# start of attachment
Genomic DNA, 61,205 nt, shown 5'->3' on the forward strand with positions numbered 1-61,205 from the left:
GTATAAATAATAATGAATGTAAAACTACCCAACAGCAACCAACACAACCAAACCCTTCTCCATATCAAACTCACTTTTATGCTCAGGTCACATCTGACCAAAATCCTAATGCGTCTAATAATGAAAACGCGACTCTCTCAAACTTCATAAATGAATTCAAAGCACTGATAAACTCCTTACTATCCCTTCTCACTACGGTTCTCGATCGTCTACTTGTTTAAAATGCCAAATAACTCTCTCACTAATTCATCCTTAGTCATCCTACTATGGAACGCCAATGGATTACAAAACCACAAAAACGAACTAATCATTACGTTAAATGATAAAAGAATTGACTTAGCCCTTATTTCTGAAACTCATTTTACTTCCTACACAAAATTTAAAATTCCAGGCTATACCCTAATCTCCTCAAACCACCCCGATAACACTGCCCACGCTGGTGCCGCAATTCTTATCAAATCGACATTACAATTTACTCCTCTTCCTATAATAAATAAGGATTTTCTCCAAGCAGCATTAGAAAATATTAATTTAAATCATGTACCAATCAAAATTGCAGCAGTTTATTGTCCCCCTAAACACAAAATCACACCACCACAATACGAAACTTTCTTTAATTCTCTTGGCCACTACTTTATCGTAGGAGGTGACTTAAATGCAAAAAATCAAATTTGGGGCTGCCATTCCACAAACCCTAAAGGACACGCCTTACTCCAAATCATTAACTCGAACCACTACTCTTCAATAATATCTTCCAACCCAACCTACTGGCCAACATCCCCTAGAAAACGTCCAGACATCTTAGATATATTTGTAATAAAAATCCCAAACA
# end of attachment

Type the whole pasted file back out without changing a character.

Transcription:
Genomic DNA, 61,205 nt, shown 5'->3' on the forward strand with positions numbered 1-61,205 from the left:
GTATAAATAATAATGAATGTAAAACTACCCAACAGCAACCAACACAACCAAACCCTTCTCCATATCAAACTCACTTTTATGCTCAGGTCACATCTGACCAAAATCCTAATGCGTCTAATAATGAAAACGCGACTCTCTCAAACTTCATAAATGAATTCAAAGCACTGATAAACTCCTTACTATCCCTTCTCACTACGGTTCTCGATCGTCTACTTGTTTAAAATGCCAAATAACTCTCTCACTAATTCATCCTTAGTCATCCTACTATGGAACGCCAATGGATTACAAAACCACAAAAACGAACTAATCATTACGTTAAATGATAAAAGAATTGACTTAGCCCTTATTTCTGAAACTCATTTTACTTCCTACACAAAATTTAAAATTCCAGGCTATACCCTAATCTCCTCAAACCACCCCGATAACACTGCCCACGCTGGTGCCGCAATTCTTATCAAATCGACATTACAATTTACTCCTCTTCCTATAATAAATAAGGATTTTCTCCAAGCAGCATTAGAAAATATTAATTTAAATCATGTACCAATCAAAATTGCAGCAGTTTATTGTCCCCCTAAACACAAAATCACACCACCACAATACGAAACTTTCTTTAATTCTCTTGGCCACTACTTTATCGTAGGAGGTGACTTAAATGCAAAAAATCAAATTTGGGGCTGCCATTCCACAAACCCTAAAGGACACGCCTTACTCCAAATCATTAACTCGAACCACTACTCTTCAATAATATCTTCCAACCCAACCTACTGGCCAACATCCCCTAGAAAACGTCCAGACATCTTAGATATATTTGTAATAAAAATCCCAAACA